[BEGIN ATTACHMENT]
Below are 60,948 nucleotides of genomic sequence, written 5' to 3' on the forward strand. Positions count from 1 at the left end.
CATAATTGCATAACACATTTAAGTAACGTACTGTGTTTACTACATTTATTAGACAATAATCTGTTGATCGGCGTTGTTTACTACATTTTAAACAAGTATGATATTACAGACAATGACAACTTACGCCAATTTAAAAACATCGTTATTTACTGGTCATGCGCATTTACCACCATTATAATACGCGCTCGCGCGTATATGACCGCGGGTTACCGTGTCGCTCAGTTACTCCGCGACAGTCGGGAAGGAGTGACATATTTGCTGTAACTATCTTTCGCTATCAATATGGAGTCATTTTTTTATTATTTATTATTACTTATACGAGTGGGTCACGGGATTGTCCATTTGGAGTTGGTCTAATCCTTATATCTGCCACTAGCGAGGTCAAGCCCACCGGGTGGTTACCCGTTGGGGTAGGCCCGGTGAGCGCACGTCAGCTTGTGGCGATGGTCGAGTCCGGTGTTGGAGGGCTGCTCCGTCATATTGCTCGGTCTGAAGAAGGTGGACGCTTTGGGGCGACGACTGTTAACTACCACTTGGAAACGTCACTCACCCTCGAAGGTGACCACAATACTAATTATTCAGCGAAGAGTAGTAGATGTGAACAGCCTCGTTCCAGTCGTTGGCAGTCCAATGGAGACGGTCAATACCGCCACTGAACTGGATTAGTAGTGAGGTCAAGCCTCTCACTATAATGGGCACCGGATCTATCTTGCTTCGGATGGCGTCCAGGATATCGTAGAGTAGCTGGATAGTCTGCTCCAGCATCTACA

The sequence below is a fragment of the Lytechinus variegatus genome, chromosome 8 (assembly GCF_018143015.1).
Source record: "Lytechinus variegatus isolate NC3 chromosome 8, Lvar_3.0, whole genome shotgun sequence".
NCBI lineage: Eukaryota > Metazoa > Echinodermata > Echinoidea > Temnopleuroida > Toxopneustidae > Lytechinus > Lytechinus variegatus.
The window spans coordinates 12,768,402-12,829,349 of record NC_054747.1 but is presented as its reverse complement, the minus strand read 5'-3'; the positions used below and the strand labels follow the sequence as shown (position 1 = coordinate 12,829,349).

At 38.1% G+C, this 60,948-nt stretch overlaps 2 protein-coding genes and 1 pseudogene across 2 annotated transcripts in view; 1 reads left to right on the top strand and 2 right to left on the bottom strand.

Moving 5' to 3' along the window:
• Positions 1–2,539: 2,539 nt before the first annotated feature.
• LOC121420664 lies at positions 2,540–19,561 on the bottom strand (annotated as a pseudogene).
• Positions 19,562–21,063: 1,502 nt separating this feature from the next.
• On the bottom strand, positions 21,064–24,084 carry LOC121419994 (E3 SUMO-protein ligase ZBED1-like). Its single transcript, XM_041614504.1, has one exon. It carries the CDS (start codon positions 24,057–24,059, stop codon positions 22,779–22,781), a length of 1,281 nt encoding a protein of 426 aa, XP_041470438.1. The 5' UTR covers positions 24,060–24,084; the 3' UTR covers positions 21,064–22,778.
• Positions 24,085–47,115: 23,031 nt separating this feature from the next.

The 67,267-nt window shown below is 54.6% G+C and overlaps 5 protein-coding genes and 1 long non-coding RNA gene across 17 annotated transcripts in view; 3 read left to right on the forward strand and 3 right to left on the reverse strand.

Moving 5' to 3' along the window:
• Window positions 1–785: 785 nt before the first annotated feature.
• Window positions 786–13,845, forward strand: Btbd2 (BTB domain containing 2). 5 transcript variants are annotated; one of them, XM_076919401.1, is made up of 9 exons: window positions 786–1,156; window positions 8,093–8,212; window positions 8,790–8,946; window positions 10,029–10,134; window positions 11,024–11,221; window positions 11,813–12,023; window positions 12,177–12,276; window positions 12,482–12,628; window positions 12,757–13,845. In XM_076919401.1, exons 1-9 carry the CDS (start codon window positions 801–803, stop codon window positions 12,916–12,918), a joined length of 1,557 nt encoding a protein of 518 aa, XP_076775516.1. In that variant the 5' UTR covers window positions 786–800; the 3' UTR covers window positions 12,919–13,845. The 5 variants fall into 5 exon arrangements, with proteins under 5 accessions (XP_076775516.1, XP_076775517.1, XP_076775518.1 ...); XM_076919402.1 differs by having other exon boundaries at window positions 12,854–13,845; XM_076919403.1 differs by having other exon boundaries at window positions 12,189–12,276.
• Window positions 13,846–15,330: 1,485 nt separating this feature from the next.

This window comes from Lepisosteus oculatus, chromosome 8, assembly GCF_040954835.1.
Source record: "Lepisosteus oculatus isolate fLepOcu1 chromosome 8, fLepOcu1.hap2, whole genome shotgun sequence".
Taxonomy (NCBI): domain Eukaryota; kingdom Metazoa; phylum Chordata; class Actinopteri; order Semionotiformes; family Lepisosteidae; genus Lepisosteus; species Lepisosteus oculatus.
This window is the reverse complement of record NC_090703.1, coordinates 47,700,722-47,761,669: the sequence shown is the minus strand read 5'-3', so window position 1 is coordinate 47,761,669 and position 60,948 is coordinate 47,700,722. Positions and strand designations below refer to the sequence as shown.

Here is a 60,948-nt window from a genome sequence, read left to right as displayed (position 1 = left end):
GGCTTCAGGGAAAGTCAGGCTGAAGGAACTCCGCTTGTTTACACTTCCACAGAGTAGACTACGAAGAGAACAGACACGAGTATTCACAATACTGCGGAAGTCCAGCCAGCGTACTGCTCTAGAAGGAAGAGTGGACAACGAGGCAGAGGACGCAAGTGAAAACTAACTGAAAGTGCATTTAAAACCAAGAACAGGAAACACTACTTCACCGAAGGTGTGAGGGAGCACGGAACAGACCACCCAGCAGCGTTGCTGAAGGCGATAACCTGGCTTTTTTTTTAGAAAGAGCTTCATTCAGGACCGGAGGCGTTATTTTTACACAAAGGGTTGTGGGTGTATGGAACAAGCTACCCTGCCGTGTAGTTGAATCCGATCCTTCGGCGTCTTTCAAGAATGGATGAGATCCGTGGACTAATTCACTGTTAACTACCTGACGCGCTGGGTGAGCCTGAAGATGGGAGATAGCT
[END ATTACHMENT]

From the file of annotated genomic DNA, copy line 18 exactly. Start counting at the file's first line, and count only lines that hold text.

• Window positions 13,846–15,330: 1,485 nt separating this feature from the next.